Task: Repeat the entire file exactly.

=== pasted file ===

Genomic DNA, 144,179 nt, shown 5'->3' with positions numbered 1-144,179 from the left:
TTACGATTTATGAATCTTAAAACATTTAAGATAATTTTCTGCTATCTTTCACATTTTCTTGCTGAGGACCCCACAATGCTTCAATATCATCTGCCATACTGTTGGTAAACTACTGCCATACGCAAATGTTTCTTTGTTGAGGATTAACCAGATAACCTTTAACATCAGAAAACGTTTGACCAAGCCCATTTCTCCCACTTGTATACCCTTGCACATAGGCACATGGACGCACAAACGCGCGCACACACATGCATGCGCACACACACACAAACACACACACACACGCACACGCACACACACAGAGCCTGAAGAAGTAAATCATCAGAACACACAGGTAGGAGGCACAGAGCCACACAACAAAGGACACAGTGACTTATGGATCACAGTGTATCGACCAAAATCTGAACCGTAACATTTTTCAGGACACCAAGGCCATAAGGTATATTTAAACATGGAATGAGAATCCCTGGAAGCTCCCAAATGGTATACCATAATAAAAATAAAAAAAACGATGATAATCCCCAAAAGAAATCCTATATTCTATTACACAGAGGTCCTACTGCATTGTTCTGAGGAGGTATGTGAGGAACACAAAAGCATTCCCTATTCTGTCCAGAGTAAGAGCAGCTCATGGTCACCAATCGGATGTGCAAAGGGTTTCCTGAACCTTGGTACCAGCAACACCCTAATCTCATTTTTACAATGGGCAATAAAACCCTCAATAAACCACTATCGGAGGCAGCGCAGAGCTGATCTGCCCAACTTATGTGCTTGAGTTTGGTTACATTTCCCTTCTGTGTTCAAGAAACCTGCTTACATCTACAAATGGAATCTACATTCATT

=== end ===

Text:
Genomic DNA, 144,179 nt, shown 5'->3' with positions numbered 1-144,179 from the left:
TTACGATTTATGAATCTTAAAACATTTAAGATAATTTTCTGCTATCTTTCACATTTTCTTGCTGAGGACCCCACAATGCTTCAATATCATCTGCCATACTGTTGGTAAACTACTGCCATACGCAAATGTTTCTTTGTTGAGGATTAACCAGATAACCTTTAACATCAGAAAACGTTTGACCAAGCCCATTTCTCCCACTTGTATACCCTTGCACATAGGCACATGGACGCACAAACGCGCGCACACACATGCATGCGCACACACACACAAACACACACACACACGCACACGCACACACACAGAGCCTGAAGAAGTAAATCATCAGAACACACAGGTAGGAGGCACAGAGCCACACAACAAAGGACACAGTGACTTATGGATCACAGTGTATCGACCAAAATCTGAACCGTAACATTTTTCAGGACACCAAGGCCATAAGGTATATTTAAACATGGAATGAGAATCCCTGGAAGCTCCCAAATGGTATACCATAATAAAAATAAAAAAAACGATGATAATCCCCAAAAGAAATCCTATATTCTATTACACAGAGGTCCTACTGCATTGTTCTGAGGAGGTATGTGAGGAACACAAAAGCATTCCCTATTCTGTCCAGAGTAAGAGCAGCTCATGGTCACCAATCGGATGTGCAAAGGGTTTCCTGAACCTTGGTACCAGCAACACCCTAATCTCATTTTTACAATGGGCAATAAAACCCTCAATAAACCACTATCGGAGGCAGCGCAGAGCTGATCTGCCCAACTTATGTGCTTGAGTTTGGTTACATTTCCCTTCTGTGTTCAAGAAACCTGCTTACATCTACAAATGGAATCTACATTCATT